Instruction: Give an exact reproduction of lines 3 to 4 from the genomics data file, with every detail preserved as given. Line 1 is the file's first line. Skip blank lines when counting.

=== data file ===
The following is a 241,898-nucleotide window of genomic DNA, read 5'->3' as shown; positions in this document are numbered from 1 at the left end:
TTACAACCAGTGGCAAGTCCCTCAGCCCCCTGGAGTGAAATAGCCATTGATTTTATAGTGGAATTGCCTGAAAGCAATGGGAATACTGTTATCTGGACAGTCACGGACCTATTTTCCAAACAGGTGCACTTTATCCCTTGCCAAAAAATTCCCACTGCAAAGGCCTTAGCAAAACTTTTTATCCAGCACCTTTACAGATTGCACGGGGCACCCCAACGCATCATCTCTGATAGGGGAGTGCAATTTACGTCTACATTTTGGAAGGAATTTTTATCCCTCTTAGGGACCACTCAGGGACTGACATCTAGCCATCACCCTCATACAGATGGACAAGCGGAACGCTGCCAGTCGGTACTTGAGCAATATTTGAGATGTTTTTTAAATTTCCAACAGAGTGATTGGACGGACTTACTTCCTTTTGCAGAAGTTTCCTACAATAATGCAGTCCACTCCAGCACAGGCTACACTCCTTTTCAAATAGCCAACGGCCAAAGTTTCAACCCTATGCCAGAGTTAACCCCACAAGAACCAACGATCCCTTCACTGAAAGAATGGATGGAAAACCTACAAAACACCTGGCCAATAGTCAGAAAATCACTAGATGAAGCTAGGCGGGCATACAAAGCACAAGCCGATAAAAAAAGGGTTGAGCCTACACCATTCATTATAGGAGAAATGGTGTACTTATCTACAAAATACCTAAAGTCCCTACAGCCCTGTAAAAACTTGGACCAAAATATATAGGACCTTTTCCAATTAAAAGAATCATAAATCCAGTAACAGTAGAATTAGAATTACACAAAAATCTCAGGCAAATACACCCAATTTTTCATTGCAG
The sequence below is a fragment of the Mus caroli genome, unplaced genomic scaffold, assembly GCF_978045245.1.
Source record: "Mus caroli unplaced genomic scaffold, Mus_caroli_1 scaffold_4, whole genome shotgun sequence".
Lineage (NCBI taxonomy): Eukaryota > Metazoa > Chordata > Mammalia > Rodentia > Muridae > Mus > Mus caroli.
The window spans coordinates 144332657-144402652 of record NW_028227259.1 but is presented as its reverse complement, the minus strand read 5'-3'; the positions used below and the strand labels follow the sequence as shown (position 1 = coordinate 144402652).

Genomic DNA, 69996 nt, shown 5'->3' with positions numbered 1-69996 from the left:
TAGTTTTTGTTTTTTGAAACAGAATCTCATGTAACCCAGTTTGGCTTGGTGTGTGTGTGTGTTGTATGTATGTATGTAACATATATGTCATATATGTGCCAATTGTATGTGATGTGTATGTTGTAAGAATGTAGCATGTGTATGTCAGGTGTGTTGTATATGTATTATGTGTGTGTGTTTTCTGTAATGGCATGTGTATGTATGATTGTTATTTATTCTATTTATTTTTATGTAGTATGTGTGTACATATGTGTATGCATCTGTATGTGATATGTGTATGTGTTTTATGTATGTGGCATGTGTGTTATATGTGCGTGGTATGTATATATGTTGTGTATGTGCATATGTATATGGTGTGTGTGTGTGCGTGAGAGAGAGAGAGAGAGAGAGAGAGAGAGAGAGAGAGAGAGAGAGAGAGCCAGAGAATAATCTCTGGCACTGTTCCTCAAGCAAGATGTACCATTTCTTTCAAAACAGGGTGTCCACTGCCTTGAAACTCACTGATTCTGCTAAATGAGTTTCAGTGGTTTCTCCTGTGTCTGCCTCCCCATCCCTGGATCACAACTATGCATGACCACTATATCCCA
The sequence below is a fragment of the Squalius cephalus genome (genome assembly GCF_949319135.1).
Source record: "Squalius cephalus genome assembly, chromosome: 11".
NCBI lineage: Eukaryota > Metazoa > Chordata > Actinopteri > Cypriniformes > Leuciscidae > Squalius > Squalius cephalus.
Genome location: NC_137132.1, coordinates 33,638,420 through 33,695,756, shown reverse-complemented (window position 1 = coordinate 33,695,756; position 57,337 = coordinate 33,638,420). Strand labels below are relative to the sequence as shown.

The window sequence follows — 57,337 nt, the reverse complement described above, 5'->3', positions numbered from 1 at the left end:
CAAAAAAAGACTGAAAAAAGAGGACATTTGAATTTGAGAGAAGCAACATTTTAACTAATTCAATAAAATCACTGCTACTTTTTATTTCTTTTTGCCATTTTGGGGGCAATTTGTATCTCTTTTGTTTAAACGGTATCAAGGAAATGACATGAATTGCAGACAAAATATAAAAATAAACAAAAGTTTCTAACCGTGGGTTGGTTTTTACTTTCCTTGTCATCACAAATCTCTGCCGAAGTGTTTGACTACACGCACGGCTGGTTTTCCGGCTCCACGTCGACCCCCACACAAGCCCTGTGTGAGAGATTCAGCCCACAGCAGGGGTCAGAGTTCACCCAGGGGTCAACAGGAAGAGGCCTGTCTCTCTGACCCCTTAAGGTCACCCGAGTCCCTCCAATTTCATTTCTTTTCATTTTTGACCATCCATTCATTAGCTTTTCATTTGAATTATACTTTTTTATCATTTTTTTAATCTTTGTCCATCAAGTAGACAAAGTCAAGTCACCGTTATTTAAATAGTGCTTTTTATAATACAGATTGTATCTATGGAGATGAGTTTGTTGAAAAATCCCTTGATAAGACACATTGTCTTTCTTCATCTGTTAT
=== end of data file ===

The sequence below is a fragment of the Mus caroli genome, unplaced genomic scaffold, assembly GCF_978045245.1.
Source record: "Mus caroli unplaced genomic scaffold, Mus_caroli_1 scaffold_4, whole genome shotgun sequence".